The final part of the Sherlock Holmes vs. Cthulhu trilogy sees the titular detective leave London and travel across the Atlantic to face the Order of Dagon on their home turf, the town of Innsmouth.
Where the first two volumes felt like a Sherlock Holmes story that featured aspects of the Cthulhu mythos, being principally set in London and featuring characters from Doyle’s original work, Sherlock Holmes vs. Cthulhu: The Adventure of the Innsmouth Mutations is more grounded in the world of Lovecraft. It features locations from his work, such as Innsmouth and Arkham, and has a much bigger focus on the Order of Dagon.
This sudden change in tone is quite surprising and even a little jarring. It made it so that this final volume felt a little out of place with the others. However, whilst this change threw me a little, it didn’t detract from the overall quality of the read at all.
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Holmes, Watson, and Watson’s family, travel to the ruined town of Innsmouth at the behest of both the British and American governments, who are desperate for him to do something about the strange creatures appearing off Devil’s Reef, and the giant creature called Cthulhu. Yes, Cthulhu itself appears in this book, and even opens the story as it rises up from its watery depths with a host of otherworldly beings.
The inclusion of Cthulhu, though a long time coming, is still something that is a little surprising. This may be because after everything else that Holmes and Watson have already experienced, encountering a giant elder god just doesn’t phase them much. Cthulhu is treated with almost a casual air that struck me as slightly strange. Yes, the heroes have encountered dozens of monstrous creatures by this point, and their journey through Devil’s Reef is a particularly shocking and horrific moment for them, but I still expected something of a little disbelief at a being such as Cthulhu.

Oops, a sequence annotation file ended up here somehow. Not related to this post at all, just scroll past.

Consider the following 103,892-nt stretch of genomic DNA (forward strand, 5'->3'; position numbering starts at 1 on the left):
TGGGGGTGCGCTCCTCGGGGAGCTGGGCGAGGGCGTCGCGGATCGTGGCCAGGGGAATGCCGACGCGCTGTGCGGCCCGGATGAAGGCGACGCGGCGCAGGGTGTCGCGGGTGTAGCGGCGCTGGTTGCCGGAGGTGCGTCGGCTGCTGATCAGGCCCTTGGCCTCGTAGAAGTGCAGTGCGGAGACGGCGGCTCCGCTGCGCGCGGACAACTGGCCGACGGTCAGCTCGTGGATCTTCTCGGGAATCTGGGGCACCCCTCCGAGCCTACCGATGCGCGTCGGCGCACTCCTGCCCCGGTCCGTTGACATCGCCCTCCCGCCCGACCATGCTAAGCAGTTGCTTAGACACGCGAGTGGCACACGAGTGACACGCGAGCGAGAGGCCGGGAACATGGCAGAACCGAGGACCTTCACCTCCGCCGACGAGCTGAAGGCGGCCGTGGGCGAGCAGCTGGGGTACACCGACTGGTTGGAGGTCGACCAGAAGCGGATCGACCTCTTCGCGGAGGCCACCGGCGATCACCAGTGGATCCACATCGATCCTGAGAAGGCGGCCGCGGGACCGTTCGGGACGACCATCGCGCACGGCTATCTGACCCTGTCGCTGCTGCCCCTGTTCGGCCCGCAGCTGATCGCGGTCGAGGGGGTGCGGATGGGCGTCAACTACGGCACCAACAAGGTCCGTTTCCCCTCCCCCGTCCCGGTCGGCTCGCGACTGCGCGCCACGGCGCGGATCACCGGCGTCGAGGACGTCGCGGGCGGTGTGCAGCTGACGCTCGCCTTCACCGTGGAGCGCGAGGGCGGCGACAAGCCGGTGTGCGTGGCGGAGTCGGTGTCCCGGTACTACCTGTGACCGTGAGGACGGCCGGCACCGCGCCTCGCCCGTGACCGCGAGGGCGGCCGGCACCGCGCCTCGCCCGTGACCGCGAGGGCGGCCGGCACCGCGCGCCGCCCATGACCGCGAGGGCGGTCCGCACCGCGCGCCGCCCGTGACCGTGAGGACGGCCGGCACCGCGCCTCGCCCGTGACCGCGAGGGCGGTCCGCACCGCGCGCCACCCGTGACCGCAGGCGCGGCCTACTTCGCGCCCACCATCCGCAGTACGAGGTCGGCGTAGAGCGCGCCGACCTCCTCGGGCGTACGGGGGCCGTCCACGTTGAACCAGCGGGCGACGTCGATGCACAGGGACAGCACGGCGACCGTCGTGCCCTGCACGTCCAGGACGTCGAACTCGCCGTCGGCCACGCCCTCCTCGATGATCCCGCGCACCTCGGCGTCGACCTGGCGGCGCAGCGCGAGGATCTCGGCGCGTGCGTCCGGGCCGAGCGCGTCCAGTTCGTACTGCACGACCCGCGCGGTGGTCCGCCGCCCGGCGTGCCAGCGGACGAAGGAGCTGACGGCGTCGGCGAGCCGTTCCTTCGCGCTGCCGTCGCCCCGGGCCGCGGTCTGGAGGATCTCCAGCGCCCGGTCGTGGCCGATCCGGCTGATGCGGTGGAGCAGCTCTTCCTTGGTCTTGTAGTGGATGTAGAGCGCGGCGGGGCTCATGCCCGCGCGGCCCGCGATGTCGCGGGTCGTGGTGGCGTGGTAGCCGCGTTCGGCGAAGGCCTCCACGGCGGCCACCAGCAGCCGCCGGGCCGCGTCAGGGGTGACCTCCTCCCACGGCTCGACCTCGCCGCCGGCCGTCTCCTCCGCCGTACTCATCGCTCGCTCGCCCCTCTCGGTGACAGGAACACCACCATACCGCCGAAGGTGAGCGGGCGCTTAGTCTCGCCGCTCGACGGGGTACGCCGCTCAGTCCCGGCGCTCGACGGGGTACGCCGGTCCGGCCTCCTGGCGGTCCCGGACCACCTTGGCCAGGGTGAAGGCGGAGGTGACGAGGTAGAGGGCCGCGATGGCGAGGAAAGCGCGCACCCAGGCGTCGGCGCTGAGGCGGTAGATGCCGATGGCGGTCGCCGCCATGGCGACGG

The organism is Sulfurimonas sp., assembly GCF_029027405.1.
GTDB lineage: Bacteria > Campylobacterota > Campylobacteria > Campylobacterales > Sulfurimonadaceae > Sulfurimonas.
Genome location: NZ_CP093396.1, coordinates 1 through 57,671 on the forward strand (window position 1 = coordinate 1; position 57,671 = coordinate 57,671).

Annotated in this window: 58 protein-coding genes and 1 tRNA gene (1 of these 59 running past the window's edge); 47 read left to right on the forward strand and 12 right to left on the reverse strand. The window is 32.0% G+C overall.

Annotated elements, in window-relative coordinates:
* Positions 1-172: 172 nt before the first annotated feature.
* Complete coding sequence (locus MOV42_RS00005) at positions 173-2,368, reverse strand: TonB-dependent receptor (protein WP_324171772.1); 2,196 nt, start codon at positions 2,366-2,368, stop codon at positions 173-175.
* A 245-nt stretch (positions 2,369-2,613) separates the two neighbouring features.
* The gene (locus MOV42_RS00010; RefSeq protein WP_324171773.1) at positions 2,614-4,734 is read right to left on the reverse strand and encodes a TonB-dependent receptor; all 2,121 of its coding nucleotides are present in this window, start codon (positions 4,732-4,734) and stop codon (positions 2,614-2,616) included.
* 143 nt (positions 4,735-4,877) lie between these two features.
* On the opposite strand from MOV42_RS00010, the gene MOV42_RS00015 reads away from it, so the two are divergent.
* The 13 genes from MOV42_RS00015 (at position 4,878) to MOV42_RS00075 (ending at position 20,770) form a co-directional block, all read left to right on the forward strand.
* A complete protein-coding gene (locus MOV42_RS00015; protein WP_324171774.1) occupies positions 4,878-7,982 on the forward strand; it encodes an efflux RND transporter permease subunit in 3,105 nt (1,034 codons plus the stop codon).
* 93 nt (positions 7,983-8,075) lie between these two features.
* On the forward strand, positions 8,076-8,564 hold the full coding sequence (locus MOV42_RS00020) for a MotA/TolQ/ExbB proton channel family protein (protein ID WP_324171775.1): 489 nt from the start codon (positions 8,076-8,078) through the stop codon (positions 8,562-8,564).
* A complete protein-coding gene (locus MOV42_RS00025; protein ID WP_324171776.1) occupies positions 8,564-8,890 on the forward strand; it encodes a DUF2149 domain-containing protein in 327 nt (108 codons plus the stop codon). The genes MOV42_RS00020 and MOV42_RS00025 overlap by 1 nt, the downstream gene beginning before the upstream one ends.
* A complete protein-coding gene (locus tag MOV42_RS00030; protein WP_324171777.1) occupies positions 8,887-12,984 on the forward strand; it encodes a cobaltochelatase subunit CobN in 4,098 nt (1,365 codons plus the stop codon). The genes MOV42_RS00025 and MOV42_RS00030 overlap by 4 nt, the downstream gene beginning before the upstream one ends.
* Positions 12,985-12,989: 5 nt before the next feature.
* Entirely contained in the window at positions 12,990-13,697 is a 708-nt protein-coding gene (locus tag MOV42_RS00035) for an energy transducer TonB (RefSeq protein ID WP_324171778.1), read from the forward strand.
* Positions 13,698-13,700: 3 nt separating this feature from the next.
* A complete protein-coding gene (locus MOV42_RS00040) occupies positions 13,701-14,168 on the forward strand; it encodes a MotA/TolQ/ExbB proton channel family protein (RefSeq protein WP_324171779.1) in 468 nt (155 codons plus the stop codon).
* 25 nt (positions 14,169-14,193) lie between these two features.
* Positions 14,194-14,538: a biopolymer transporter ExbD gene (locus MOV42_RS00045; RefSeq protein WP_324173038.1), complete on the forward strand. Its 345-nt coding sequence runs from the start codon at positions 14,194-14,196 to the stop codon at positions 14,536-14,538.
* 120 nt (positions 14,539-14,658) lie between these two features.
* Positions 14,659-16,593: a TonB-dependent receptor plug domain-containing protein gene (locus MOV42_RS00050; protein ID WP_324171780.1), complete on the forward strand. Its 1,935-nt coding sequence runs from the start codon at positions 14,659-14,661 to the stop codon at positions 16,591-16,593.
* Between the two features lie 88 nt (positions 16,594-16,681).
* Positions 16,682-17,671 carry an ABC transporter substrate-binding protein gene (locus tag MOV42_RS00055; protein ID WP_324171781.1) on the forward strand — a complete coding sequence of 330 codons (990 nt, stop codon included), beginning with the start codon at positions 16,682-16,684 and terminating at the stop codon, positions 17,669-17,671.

The change in the heroes, having gone from disbelieving that monsters can exist, to accepting them as being real but from a place and time that their science doesn’t yet understand, shows the growth that the two of them have made over the course of the trilogy, and sets these versions of Holmes and Watson aside from the originals. Seeing Holmes willing to not only accept that a giant sea monster is real, but devising a way to banish it back to its own dimension is a little strange, but by this point in the series has been well earned.
What serves to be the biggest surprise in the story, however, is that Holmes and Watson do pretty much nothing in this book. Yes, they end up getting involved in a small mystery with the family that they’re staying with, and shed some light on the history of Innsmouth for the reader, but they do little to nothing to stop the creatures. This honour falls to Professor James Moriarty.
Having travelled to Innsmouth in order to further his greedy schemes, Moriarty finds himself in a situation well out of his control, and it’s a shock turn to see a character like Moriarty, who is usually so in control and so confident, reduced to living in the dirt, trying desperately to survive. This speaks volumes to the arrogance of the character, that he’d never expected to be so bested even by forces from another world.
Whilst the book is well written and the story is filled with twists and turns that will keep you guessing, the sudden change in tone, the fact that Cthulhu is treated as almost an everyday thing, and the very little that Holmes and Watson do to save the day make this a conclusion that felt a little flat in comparison to the second part. A good story, though not what I was expecting as the conclusion.
Sherlock Holmes vs. Cthulhu: The Adventure of the Innsmouth Mutations is out now from Titan Books.